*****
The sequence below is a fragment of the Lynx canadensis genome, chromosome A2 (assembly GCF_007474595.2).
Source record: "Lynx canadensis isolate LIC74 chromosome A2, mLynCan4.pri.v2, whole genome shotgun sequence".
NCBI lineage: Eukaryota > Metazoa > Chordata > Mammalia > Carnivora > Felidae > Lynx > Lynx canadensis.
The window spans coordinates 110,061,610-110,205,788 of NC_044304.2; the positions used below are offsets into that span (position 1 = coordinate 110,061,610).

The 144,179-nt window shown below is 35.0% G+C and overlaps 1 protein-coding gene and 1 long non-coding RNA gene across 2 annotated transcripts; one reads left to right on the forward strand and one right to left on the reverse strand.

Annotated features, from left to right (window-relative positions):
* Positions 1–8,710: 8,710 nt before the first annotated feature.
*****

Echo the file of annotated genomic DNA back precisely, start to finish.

The sequence below is a fragment of the Lynx canadensis genome, chromosome A2 (assembly GCF_007474595.2).
Source record: "Lynx canadensis isolate LIC74 chromosome A2, mLynCan4.pri.v2, whole genome shotgun sequence".
NCBI lineage: Eukaryota > Metazoa > Chordata > Mammalia > Carnivora > Felidae > Lynx > Lynx canadensis.
The window spans coordinates 110,061,610-110,205,788 of NC_044304.2; the positions used below are offsets into that span (position 1 = coordinate 110,061,610).

The 144,179-nt window shown below is 35.0% G+C and overlaps 1 protein-coding gene and 1 long non-coding RNA gene across 2 annotated transcripts; one reads left to right on the forward strand and one right to left on the reverse strand.

Annotated features, from left to right (window-relative positions):
* Positions 1–8,710: 8,710 nt before the first annotated feature.